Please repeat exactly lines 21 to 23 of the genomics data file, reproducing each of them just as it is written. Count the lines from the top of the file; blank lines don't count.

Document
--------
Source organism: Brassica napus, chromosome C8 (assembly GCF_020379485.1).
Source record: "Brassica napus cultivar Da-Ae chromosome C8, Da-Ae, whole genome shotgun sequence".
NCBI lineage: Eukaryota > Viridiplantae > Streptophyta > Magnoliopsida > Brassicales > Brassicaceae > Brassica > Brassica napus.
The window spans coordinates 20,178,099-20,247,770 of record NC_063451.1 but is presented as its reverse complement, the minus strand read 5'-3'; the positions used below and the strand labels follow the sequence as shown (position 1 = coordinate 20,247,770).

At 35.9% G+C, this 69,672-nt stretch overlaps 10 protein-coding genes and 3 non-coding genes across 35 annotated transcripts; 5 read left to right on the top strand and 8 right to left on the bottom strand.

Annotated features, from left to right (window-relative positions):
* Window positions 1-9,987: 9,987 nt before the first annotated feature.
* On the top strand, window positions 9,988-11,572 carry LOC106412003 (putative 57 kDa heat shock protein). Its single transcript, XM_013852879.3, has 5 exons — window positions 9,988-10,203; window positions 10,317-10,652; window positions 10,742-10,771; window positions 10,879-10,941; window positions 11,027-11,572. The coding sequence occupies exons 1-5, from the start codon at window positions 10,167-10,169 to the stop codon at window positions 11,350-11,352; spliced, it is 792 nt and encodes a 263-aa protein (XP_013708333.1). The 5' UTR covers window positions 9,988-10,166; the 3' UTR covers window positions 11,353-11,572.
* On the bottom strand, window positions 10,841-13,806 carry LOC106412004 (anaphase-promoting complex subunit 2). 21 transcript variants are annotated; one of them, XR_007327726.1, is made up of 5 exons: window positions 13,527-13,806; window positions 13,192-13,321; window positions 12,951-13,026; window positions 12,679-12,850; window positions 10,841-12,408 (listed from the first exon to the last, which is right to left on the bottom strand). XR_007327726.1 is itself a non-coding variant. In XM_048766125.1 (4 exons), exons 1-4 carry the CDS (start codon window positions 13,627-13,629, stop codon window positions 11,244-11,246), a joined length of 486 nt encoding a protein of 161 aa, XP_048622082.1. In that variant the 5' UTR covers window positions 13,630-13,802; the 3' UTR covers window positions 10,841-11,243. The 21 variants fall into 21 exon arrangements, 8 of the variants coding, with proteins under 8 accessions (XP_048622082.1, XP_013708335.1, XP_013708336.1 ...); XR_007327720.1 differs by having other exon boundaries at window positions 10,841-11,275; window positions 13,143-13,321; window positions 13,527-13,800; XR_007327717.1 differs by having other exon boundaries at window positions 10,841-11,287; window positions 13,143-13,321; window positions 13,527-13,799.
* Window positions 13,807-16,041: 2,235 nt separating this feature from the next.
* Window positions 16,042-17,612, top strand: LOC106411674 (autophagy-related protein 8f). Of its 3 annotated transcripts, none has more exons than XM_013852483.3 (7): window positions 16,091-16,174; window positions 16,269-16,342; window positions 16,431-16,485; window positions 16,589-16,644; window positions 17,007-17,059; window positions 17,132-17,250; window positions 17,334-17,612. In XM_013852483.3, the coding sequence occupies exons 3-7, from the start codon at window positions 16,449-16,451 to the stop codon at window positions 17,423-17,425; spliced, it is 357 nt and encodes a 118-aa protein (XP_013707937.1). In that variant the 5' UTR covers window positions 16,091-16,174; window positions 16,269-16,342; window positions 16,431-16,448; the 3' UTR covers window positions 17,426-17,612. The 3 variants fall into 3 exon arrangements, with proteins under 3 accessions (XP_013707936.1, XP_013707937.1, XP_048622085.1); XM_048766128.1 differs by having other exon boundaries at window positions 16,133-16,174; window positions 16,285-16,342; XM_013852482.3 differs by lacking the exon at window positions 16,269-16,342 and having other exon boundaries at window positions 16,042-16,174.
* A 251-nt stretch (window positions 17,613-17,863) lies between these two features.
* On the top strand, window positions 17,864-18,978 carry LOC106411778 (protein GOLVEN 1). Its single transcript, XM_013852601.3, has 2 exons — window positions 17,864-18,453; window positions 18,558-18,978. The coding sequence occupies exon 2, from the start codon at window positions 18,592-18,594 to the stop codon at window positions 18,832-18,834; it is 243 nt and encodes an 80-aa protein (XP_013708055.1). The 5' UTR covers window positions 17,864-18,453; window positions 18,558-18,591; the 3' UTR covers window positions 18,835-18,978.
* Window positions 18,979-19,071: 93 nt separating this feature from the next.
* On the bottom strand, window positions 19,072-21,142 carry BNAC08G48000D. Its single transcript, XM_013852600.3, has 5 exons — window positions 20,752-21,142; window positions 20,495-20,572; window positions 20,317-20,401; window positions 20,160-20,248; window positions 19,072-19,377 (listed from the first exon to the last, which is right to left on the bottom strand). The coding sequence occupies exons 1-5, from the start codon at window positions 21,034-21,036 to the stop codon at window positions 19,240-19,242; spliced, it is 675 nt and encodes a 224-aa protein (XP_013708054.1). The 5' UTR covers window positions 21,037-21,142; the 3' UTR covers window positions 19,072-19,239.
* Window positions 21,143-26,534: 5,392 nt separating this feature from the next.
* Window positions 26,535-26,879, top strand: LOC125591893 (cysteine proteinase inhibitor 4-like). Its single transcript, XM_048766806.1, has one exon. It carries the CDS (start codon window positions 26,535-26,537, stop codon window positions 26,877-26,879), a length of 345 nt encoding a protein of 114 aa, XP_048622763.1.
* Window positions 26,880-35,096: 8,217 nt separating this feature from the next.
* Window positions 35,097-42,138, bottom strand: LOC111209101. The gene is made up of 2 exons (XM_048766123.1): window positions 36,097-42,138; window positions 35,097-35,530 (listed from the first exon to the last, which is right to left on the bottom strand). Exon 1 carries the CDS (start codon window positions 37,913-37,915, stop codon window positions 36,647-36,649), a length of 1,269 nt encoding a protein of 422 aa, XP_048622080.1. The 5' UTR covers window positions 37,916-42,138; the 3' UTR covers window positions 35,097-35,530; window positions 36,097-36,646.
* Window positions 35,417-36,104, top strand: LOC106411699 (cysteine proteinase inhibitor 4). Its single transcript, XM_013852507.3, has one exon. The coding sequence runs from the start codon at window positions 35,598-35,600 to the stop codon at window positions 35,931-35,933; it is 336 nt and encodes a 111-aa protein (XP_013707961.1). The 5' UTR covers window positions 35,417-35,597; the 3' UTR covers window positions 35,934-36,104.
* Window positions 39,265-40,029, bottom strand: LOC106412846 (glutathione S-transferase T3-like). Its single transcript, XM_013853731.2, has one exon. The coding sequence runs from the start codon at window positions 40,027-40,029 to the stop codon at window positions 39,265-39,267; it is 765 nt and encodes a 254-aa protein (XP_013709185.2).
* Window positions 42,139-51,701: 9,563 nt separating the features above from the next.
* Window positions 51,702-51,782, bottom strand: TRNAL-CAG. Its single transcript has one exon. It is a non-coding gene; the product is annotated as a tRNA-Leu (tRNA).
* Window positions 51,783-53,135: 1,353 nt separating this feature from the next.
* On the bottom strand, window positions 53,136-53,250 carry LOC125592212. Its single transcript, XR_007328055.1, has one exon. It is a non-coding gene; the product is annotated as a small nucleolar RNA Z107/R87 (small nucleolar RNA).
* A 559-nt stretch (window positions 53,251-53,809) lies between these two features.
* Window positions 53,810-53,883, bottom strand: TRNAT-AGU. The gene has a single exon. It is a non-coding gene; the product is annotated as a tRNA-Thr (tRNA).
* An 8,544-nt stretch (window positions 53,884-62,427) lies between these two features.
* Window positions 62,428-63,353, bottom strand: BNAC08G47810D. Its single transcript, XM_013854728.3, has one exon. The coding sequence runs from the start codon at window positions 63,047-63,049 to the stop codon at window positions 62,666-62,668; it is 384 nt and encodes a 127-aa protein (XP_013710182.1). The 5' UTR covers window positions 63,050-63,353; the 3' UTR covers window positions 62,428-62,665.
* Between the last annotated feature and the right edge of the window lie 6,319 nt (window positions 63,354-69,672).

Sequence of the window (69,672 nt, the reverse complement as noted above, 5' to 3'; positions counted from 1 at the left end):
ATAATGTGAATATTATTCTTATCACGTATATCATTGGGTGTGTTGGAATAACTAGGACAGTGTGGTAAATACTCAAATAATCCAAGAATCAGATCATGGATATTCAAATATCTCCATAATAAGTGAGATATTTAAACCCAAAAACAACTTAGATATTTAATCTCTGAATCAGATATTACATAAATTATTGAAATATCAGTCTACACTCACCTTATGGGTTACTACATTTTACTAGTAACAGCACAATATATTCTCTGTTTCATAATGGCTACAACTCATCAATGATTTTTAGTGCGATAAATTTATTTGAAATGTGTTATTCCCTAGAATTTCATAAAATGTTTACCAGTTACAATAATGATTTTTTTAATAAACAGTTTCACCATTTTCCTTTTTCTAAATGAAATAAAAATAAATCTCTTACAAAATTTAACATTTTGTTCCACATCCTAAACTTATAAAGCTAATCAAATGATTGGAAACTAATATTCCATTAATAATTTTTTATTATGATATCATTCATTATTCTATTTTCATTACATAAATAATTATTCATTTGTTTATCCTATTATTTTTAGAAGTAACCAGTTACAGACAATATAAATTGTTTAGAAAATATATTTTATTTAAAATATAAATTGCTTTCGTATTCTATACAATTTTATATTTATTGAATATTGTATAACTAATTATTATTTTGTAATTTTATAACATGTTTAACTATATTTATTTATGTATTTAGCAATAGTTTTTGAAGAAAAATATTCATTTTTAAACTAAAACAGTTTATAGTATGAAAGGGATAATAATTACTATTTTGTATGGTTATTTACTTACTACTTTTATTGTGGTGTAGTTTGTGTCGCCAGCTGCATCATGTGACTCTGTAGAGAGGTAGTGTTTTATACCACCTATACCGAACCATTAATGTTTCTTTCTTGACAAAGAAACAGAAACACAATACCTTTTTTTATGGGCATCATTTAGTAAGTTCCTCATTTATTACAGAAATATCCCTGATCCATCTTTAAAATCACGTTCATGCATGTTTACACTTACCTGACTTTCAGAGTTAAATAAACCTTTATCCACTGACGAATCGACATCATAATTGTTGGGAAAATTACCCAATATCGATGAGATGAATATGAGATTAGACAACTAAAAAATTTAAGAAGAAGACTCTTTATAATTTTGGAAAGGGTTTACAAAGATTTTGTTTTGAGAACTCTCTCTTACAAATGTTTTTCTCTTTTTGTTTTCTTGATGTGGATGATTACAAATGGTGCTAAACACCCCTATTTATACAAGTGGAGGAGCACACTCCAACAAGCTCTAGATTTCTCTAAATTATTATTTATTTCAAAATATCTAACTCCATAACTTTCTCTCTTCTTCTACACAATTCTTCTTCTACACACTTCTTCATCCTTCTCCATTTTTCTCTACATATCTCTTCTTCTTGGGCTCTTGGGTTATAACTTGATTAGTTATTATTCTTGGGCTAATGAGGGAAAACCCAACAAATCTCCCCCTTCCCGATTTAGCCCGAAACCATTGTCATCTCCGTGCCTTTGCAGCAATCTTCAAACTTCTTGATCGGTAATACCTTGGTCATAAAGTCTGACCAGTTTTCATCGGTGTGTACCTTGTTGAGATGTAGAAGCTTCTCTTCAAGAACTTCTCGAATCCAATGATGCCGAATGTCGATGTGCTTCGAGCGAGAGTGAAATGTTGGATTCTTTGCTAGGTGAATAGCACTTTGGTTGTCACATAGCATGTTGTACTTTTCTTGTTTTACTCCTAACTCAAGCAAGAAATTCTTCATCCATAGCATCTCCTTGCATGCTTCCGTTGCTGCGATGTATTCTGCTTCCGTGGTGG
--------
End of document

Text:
* Window positions 39,265-40,029, bottom strand: LOC106412846 (glutathione S-transferase T3-like). Its single transcript, XM_013853731.2, has one exon. The coding sequence runs from the start codon at window positions 40,027-40,029 to the stop codon at window positions 39,265-39,267; it is 765 nt and encodes a 254-aa protein (XP_013709185.2).
* Window positions 42,139-51,701: 9,563 nt separating the features above from the next.
* Window positions 51,702-51,782, bottom strand: TRNAL-CAG. Its single transcript has one exon. It is a non-coding gene; the product is annotated as a tRNA-Leu (tRNA).